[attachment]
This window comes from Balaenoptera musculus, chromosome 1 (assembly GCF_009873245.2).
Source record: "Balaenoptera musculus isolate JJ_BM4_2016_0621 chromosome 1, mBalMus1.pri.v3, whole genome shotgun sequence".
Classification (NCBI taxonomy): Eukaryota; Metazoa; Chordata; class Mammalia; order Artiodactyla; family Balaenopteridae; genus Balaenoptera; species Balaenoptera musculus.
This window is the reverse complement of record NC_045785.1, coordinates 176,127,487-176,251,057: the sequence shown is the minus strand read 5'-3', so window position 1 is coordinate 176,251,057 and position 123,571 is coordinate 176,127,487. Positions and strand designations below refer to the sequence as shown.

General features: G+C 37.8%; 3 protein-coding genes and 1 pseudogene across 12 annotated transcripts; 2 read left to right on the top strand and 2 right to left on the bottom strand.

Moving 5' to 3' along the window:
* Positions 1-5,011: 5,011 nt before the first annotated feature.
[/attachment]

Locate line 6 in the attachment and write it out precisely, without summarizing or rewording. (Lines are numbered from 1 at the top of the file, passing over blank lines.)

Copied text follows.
Moving 5' to 3' along the window: